Happy International Women's Day to all you amazing Women!!! The theme for this year is "Break the Bias." Imagine a gender-equal world. A world free of bias, stereotypes, and discrimination. A world that's diverse, equitable, and inclusive. A world where difference is valued and celebrated. Together we can forge women's equality. Collectively we can all #BreakTheBias.
Being a woman is a crucial part of my identity and then layer on, being an immigrant black woman in Tech, people often do not know what to expect when they set me. I have been on the receiving end of many stereotypes based on people's perception of what someone that looks or sounds like me should be.
Starting Point: What is Bias?
The first time I noticed bias growing up
In Nigeria, where I spent my childhood, there were very strong gender norms. Women were expected to be primarily supporters of men and not be vocal. In most conversations, people reminded us of how important it was to be someone's wife and hardly any conversations about becoming the person you were destined to be. I was fortunate to grow up around women who defied the expectations of "what a woman could do." However, I knew society's expectations for me as a girl child. Deep inside, I always knew that I wanted to be a whole person and not be invisible. This led to a constant battle with who I am versus how I was expected to act.
My experience with bias in a professional setting
After graduating from university, I had no idea what I would experience when I began my career. I was very fortunate to start a job where I had a lot of responsibilities and a growth path. Most of the bias that I experienced had to do with a combination of my identities as a black woman. Especially at client visits, people expected the person in charge to be someone other than me. I did not fit the picture they expected of an experienced program manager.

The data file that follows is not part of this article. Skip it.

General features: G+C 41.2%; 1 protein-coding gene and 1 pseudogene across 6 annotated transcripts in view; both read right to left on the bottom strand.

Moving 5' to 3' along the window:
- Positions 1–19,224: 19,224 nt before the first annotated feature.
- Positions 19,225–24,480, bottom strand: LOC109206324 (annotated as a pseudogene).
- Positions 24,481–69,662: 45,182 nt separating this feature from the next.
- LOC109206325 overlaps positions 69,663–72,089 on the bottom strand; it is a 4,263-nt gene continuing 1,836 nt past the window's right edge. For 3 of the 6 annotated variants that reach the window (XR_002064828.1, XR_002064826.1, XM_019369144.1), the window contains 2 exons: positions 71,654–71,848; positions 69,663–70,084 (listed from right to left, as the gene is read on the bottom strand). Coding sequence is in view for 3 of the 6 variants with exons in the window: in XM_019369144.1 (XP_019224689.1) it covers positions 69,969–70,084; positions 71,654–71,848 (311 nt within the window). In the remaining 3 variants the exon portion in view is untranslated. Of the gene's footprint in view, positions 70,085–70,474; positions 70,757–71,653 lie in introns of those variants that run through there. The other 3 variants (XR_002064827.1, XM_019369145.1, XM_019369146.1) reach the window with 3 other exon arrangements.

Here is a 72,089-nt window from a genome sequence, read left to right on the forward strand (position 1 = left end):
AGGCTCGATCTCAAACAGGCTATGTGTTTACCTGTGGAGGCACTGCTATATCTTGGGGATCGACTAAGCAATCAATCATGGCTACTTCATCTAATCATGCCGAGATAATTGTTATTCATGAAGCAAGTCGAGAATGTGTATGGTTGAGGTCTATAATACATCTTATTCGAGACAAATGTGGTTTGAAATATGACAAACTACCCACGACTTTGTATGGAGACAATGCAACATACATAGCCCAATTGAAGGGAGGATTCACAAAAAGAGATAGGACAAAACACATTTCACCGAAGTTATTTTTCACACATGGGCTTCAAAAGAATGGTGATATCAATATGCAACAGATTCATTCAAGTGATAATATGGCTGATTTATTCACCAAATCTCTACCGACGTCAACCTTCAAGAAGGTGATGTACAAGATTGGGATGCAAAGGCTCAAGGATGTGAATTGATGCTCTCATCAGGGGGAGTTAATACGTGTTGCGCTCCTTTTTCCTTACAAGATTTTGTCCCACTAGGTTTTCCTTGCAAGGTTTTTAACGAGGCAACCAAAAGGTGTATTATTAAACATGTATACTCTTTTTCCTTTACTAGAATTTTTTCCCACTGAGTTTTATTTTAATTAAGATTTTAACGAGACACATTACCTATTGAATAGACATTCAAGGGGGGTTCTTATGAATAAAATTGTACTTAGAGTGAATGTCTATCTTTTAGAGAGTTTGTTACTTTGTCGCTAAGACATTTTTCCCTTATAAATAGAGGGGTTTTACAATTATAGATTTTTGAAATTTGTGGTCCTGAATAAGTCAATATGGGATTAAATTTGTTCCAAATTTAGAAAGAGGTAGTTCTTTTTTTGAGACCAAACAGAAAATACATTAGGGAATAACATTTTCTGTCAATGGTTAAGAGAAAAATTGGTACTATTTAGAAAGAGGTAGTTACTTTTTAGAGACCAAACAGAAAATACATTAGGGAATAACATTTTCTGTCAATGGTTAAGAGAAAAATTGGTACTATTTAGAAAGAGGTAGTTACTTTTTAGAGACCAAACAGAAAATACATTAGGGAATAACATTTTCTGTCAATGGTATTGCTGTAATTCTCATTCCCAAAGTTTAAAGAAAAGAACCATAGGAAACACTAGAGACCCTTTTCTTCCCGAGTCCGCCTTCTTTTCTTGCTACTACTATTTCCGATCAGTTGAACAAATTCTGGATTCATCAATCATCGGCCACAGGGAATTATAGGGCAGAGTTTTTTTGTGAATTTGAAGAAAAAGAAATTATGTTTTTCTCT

How I deal with bias
My life experiences have made me very resilient. I learned not to let people's thoughts or stereotypes define me. My identity and self-confidence do not change because someone else sees me differently. I see experiencing bias as an opportunity to share my experiences with people to provide a different perspective. And more importantly, I have learned to move on quickly.
How I am paying it forward
Being on the receiving end of bias has made me very aware of the bias that others are experiencing. In my role as Diversity, Equity & Inclusion Program Manager today, I build strategy, plan, and lead programs that train people on how to be inclusive and respectful of others from many backgrounds. I feel very fortunate to be able to support others actively.
There is something very empowering about seeing women who have succeeded against all odds. All the women who have faced bias and still done great things - are heroes.
Call to Action: What can we all do?
We all play a very active role in making our world more equitable. Here are five things we can all do: